Any equipment that is specifically designed to allow the user to work safely at height (eg ladders, scaffolds, tower scaffolds ) is commonly called ‘access equipment’.
Considering the risks associated with work at height and putting in place sensible and proportionate measures to manage them is an important part of working safely.
Follow this simple step-by-step guide to help you control risks when working at height
European standards require that ladders are identified using three classifications…
Note 1: The safe working load (also referred to as the maximum load) is intended to cover the weight of a single person and their equipment.
Note 2: These classifications do not include pole ladders, static roof access ladders, or loft ladders.
A colour coding is used to provide a simple visual indication of the classification:
The colour is typically found on the rubber feet, attached user instructions, or on warning labels.
These are used mainly for indoor work but can also be used outside, as long as they are standing on a firm base
Extension – or multi-section – ladders are split into sections which can be extended to reach the required height
Safe use of ladders:
Safe use of ladders:
There are two kinds of tower scaffolds:
Both kinds of tower scaffold can be either:
Podium steps are much better than step ladders; they offer trouble-free and secure access to ceilings and walls, and reduce the chance of falling from just a metre.
One example is just 780 mm when closed but stretches to 3.3 m when extended.
This ladder will fit easily in the boot of the car. It is also very portable, making it a good choice for tight spaces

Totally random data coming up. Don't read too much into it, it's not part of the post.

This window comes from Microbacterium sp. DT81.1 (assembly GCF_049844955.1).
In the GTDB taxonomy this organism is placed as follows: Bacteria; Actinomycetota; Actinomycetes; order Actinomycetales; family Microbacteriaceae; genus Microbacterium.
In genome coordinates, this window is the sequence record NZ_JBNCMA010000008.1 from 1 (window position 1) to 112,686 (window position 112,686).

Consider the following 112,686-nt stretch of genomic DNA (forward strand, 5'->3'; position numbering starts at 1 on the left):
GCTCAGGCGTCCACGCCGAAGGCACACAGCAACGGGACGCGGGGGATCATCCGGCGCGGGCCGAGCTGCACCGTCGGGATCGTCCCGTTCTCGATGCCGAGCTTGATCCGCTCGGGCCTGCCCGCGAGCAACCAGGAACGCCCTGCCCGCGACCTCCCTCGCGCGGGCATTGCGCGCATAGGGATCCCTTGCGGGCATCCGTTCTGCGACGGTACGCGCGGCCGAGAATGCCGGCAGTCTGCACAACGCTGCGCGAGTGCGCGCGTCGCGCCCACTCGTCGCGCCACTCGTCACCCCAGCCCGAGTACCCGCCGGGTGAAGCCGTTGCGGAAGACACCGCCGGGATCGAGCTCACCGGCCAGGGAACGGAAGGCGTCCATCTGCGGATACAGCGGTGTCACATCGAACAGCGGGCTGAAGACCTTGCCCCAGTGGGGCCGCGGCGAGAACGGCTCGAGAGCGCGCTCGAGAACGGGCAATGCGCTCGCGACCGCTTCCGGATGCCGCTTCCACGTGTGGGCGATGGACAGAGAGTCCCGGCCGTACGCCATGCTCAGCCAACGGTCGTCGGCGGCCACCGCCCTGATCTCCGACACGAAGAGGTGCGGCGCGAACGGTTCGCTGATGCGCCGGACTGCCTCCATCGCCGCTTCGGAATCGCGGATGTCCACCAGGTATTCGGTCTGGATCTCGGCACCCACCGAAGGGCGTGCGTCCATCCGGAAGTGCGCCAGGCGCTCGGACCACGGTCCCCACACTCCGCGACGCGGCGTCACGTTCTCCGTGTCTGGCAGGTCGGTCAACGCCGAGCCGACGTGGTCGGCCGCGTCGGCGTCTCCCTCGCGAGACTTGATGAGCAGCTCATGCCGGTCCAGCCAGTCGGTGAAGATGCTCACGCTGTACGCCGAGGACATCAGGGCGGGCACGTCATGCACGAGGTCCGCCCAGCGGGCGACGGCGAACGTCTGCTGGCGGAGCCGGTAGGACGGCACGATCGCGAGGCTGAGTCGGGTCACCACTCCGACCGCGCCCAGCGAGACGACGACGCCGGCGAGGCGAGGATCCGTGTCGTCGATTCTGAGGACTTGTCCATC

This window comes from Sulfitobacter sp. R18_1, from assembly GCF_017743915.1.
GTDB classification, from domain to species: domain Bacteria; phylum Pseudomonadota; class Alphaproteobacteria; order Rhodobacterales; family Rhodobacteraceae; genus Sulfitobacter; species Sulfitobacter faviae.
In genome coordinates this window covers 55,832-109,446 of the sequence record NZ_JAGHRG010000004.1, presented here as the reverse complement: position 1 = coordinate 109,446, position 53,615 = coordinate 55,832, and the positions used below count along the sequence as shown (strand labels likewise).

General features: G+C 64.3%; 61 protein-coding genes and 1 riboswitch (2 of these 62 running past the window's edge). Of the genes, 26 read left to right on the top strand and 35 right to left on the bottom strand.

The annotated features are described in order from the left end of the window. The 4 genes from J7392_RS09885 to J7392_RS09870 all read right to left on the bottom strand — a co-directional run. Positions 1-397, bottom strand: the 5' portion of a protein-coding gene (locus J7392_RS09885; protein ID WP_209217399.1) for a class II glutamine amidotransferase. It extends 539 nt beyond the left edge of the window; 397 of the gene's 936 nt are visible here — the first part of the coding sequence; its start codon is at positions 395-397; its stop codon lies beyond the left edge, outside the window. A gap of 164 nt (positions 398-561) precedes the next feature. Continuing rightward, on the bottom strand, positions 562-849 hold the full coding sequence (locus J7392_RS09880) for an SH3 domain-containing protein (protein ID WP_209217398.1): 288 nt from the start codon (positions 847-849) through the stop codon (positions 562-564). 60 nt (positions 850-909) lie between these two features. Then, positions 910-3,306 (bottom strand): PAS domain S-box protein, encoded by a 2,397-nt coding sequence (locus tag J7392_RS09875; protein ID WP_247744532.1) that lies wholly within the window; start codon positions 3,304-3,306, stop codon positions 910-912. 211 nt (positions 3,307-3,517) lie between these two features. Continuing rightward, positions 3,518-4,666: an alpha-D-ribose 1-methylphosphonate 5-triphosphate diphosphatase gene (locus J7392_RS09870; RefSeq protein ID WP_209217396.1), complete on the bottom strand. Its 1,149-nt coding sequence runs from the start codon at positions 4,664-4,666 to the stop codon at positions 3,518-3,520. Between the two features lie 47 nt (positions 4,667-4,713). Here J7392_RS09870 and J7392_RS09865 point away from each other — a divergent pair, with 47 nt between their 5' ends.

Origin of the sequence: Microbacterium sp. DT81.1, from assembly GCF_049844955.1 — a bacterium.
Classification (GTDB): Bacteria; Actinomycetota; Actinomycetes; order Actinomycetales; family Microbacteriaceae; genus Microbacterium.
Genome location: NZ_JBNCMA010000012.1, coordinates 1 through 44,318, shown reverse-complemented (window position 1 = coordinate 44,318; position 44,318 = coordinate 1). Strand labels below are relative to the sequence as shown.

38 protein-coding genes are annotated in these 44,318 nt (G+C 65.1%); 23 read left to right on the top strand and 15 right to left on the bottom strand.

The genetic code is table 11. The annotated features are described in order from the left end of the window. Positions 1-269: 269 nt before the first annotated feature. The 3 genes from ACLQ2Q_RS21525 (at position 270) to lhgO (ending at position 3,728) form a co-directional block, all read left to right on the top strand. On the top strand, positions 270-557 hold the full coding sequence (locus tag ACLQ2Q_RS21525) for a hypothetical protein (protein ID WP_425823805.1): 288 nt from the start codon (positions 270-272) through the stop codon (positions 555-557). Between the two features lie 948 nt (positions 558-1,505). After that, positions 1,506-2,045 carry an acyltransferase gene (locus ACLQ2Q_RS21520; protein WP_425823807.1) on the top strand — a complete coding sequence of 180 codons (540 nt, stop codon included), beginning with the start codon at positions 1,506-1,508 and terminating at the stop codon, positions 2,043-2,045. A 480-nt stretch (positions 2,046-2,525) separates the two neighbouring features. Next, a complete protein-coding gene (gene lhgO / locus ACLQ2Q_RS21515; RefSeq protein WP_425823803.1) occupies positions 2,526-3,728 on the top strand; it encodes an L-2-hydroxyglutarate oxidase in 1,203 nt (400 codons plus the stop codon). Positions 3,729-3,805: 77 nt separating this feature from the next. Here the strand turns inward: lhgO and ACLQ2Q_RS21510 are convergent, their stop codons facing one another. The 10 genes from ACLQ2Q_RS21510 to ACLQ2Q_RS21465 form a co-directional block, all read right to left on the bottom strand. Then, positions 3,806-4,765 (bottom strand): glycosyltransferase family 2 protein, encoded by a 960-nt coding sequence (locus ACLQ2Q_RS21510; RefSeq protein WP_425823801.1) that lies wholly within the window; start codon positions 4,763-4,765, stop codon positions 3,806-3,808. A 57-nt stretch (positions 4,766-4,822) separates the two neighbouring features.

Mobile elevated working platforms (scissor lifts)
A type of platform that can usually only extend vertically.
The mechanism to achieve this consists of linked, folding supports in a criss-cross ‘X’ pattern, known as a pantograph (or scissor mechanism).
Also known as a boom lift, man lift, basket crane or hydraladder
A type of aerial work platform that consists of a platform or bucket at the end of a hydraulic lifting system
Designed to be lightweight but very robust
Enable operatives to work safely within places such as lofts.
Training for use of access equipment such as mobile tower scaffolds, mobile scissor lifts or cherry pickers is overseen by PASMA (Prefabricated Access Suppliers’ and Manufacturers’ Association).
This body represents the interests of manufacturers, suppliers, specifiers and users of mobile access equipment, and provides and oversees the industry standard training scheme.
Links to checklists, H&S guidance documents, and relevant British standards are available on their web site…